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Equities plummet as US & China begin a trade war Global equities plummeted in the previous session on fears that China and the US are now in a trade war. With a risk averse mood dominating, investors rushed to sell out of equities, sending indices lower across the board. The negative sentiment engulfed Asian markets and the domino effect now looks ready to strike Europe on the open.
Trump announced 25% tariffs on $50 billion worth of Chinese imports in a dramatic escalation of his America first, protectionist policy and in a bid to punish China for intellectual property infringements. China wasted no time in drawing up a list of 128 products as potential retaliation targets, sending a chill through the markets. The Dow closed over 700 points lower, the S&P shed 2.5% and the Nasdaq % as equities experienced their biggest sell off since 8th February.
Despite Trump claiming that the tariffs would make the US “a much stronger nation” the markets are keenly aware that there will be no winners to a trade war. Worse still, the tit for tat responses that we are now seeing, and can expect to see more of, between the world’s two largest economies, is damaging for their economies and the broader global economy.
Political chaos continues in Washington
The announcement over trade tariffs, also coincided with continued political chaos in the White House, as yet another of Trump’s team stepped down. This time it was the turn of Trump’s lead attorney representing him in the special council Mueller investigation. Whilst the market is unaware of the exact reasons for his departure it clearly indicates that something is amiss; sufficient to unnerve already nervous traders.
Europe to extend losses for a second day Traders are bracing themselves for a sea of red on the open, as bourses across Europe are expected to extend their heavy losses into a second session. After shedding 1.2% in the previous session, the FTSE is hovering at 15-month lows, with falls back towards 6850 in the near term looking increasingly likely. The Dax is also being hit particularly hard as there are still no clear answers as to whether Germany will be exempt from the steel and aluminium tariffs.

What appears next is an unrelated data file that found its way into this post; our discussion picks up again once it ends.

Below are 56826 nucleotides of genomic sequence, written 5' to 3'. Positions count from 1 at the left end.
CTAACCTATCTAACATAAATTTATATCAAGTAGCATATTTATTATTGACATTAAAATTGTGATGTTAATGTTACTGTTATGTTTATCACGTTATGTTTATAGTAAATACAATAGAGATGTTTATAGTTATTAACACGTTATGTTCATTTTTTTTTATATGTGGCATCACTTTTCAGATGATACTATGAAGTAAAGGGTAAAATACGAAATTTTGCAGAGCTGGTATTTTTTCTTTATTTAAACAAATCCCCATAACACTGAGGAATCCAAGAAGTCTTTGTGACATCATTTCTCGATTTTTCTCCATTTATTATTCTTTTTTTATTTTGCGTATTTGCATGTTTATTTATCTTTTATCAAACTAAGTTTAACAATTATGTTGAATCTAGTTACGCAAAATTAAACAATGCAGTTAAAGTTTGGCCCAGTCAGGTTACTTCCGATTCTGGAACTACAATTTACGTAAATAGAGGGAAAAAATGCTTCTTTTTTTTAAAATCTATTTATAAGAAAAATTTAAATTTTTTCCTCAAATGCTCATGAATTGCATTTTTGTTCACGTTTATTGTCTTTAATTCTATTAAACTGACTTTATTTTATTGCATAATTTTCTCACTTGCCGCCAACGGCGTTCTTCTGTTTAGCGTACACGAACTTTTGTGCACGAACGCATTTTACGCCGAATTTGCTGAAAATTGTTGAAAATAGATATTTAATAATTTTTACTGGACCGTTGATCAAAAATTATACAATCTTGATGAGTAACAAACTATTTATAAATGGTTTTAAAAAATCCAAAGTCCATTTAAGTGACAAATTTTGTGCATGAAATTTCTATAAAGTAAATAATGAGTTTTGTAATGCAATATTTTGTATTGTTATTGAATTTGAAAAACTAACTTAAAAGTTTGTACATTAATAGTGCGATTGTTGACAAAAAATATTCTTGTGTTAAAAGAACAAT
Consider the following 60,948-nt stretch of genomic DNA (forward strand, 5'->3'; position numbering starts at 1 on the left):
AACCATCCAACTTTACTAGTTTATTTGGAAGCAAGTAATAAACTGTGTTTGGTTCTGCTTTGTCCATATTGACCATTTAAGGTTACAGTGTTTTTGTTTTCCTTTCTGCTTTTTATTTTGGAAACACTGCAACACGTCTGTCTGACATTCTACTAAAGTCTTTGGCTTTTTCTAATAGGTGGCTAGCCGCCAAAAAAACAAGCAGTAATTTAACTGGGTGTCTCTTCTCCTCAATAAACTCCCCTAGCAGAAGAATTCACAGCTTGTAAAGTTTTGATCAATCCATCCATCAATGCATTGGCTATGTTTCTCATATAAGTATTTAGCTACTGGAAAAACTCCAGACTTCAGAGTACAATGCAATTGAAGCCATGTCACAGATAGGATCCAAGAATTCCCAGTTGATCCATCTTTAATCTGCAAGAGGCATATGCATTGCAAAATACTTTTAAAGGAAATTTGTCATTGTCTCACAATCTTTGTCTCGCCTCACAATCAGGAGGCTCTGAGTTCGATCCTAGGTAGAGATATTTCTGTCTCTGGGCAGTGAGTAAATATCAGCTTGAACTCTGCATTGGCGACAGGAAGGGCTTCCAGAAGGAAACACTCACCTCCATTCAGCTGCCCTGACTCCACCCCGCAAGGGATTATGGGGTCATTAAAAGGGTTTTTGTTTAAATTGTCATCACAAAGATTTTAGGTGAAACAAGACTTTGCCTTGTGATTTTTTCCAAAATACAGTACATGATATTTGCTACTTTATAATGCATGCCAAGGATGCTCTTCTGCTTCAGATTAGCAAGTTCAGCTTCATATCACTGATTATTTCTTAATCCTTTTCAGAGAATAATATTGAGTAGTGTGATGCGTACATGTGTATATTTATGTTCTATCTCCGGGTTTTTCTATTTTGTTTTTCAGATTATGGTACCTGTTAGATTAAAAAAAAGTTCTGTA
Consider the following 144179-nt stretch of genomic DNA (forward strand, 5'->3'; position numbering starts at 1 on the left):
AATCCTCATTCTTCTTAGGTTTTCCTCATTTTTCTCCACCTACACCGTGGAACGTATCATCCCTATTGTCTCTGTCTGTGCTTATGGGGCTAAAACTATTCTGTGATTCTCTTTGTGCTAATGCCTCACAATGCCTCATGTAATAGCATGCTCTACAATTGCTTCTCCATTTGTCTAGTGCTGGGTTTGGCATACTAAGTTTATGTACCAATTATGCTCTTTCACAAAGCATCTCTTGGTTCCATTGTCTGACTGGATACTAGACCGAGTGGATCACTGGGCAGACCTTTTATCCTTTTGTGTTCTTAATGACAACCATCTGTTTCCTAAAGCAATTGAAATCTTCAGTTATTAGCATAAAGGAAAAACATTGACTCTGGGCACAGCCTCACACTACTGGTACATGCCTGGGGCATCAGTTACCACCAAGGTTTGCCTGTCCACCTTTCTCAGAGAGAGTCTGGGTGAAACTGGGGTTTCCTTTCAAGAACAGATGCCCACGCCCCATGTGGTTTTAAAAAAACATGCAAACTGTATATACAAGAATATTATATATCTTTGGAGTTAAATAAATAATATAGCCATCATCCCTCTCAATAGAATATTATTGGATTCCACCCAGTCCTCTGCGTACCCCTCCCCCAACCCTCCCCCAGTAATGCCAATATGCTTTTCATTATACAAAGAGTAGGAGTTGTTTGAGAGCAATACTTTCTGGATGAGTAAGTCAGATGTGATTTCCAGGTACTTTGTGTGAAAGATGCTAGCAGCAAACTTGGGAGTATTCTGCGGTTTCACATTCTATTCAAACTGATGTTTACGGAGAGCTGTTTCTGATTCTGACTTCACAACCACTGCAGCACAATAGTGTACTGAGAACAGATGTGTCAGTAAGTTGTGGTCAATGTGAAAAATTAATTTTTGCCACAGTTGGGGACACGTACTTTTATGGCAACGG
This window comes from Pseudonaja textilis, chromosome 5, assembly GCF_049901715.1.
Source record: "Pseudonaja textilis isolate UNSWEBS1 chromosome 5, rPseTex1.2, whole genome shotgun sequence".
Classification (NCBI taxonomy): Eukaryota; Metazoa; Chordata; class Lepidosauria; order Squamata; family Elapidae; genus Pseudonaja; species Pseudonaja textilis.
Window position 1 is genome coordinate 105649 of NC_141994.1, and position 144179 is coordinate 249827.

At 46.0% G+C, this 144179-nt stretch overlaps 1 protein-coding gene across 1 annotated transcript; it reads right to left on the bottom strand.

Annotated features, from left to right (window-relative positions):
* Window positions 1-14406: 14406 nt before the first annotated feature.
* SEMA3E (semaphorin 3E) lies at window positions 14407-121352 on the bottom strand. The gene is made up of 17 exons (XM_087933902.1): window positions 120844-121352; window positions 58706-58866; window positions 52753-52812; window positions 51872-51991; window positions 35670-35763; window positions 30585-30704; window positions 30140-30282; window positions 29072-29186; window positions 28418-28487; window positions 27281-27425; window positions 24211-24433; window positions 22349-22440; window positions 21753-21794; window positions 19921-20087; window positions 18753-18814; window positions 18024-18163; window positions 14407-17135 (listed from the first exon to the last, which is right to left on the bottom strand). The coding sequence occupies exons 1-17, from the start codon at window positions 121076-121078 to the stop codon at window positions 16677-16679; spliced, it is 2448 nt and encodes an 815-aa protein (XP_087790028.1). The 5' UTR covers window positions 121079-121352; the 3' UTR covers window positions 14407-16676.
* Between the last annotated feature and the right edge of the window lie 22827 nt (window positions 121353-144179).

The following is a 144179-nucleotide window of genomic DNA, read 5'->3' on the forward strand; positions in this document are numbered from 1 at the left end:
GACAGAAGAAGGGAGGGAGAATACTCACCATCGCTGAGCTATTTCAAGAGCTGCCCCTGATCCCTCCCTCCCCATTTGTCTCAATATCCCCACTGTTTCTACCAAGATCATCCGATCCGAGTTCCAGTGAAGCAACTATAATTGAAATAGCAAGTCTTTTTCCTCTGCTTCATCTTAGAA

Flows to safe haven Yen
Market fears are being played out through increased flows into safe haven assets. Rotation out of stocks and into treasuries, flows into the Japanese yen and to a lesser extent into gold.
USD/JPY tumbled overnight, breaking through 105.00 to a 16-month low at 104.63 in the Asian session, as it continues to trade well below its 100 sma and 200 sma. Resistance is seen at 104.80, a meaningful break through here could see the pair target 104.10. On the contrary support for the yen can be seen at 105.25 prior to 105.60.
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Trading on Wall Street was lacklustre, with the S&P moving between small gains and losses before moving lower into the close. News that a meeting between President Trump and China’s President Jinping Xi was being pushed back into April served to dampen dem…Read more